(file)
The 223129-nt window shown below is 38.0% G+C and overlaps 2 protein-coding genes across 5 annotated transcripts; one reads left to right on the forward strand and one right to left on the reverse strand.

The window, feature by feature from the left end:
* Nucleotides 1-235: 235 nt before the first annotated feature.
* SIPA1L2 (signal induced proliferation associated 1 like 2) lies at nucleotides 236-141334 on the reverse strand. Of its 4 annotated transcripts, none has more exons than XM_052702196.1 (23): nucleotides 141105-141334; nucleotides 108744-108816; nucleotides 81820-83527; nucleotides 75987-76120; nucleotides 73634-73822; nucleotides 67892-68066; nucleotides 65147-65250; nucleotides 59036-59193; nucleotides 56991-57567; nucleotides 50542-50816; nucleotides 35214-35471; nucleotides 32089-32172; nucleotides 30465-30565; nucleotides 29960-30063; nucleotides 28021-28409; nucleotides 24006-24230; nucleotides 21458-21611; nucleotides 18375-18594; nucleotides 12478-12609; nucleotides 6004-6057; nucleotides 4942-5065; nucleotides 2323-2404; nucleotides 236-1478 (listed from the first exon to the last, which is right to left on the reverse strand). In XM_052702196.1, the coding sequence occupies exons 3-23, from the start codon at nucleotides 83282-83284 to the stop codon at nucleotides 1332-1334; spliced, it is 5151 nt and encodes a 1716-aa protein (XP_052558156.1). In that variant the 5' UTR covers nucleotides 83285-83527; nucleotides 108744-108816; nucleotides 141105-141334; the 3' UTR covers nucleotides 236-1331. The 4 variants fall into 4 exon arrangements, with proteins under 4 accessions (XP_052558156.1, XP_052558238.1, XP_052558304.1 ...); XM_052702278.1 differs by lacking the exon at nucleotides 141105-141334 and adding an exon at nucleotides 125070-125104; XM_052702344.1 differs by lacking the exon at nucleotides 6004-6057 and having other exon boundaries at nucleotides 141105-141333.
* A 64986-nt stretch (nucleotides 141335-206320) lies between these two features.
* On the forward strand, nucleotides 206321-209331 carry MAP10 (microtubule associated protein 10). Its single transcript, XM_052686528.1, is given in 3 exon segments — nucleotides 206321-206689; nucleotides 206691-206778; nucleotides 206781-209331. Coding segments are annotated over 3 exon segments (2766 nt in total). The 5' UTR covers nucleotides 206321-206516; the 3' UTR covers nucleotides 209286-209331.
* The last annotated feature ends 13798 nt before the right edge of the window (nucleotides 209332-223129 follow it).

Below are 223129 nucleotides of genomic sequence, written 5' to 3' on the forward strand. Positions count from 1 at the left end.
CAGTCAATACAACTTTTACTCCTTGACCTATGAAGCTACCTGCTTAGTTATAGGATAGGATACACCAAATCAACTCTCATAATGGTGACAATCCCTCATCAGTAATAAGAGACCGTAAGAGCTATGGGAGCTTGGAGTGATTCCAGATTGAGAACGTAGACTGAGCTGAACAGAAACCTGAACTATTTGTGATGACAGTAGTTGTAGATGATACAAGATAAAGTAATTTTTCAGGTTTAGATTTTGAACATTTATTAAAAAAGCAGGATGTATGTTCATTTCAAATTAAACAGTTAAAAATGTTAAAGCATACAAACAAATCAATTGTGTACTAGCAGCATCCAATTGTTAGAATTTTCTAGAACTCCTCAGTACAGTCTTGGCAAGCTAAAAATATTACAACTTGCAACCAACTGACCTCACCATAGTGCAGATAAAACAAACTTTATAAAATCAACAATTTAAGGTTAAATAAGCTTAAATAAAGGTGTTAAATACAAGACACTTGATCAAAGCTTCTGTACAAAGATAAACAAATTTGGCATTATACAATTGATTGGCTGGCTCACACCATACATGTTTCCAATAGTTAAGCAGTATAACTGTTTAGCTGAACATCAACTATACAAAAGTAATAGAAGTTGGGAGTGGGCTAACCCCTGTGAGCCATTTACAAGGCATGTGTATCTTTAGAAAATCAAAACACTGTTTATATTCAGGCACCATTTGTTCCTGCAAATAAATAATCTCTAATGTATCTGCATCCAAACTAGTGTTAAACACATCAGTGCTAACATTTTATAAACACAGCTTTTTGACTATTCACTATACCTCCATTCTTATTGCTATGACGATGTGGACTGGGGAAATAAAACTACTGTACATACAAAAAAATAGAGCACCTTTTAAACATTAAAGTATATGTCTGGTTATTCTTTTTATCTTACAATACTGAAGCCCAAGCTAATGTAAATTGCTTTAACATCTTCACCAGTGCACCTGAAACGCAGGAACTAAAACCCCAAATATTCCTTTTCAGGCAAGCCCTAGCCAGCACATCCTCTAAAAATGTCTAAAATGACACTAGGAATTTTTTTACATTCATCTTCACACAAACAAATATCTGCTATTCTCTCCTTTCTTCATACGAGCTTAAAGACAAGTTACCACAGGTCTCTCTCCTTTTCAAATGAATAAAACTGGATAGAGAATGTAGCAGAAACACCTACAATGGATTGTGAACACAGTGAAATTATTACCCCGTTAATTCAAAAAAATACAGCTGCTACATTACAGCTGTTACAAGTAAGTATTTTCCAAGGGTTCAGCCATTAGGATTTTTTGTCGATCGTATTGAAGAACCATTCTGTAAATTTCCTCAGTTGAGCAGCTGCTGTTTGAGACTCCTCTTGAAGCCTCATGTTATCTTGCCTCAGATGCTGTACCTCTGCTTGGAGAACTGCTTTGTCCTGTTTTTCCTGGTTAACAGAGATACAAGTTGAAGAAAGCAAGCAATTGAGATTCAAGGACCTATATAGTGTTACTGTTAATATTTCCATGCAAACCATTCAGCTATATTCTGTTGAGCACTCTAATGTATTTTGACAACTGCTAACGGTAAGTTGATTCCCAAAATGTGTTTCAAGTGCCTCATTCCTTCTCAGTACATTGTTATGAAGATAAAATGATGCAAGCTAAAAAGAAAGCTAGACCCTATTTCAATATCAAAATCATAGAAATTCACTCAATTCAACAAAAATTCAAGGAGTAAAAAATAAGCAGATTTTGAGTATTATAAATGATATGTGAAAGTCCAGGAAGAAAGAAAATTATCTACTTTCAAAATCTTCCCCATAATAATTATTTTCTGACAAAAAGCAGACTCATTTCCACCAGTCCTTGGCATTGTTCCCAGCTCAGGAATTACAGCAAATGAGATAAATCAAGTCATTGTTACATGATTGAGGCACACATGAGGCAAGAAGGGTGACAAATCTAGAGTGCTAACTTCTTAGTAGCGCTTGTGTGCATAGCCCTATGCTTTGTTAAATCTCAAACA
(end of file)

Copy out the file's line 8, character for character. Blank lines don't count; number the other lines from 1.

Below are 223129 nucleotides of genomic sequence, written 5' to 3' on the forward strand. Positions count from 1 at the left end.